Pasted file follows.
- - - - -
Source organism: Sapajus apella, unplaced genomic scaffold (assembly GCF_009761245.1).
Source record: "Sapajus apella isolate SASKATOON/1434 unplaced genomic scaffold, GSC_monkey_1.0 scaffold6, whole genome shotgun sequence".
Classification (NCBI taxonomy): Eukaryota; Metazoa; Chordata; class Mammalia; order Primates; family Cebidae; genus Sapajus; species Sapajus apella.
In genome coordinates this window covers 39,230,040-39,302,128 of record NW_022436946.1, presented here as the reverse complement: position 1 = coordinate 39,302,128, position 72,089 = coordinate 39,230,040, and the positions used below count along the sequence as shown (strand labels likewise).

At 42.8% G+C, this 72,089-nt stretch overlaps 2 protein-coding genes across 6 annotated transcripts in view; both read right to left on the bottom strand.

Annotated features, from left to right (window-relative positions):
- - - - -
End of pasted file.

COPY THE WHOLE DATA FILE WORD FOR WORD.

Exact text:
Source organism: Sapajus apella, unplaced genomic scaffold (assembly GCF_009761245.1).
Source record: "Sapajus apella isolate SASKATOON/1434 unplaced genomic scaffold, GSC_monkey_1.0 scaffold6, whole genome shotgun sequence".
Classification (NCBI taxonomy): Eukaryota; Metazoa; Chordata; class Mammalia; order Primates; family Cebidae; genus Sapajus; species Sapajus apella.
In genome coordinates this window covers 39,230,040-39,302,128 of record NW_022436946.1, presented here as the reverse complement: position 1 = coordinate 39,302,128, position 72,089 = coordinate 39,230,040, and the positions used below count along the sequence as shown (strand labels likewise).

At 42.8% G+C, this 72,089-nt stretch overlaps 2 protein-coding genes across 6 annotated transcripts in view; both read right to left on the bottom strand.

Annotated features, from left to right (window-relative positions):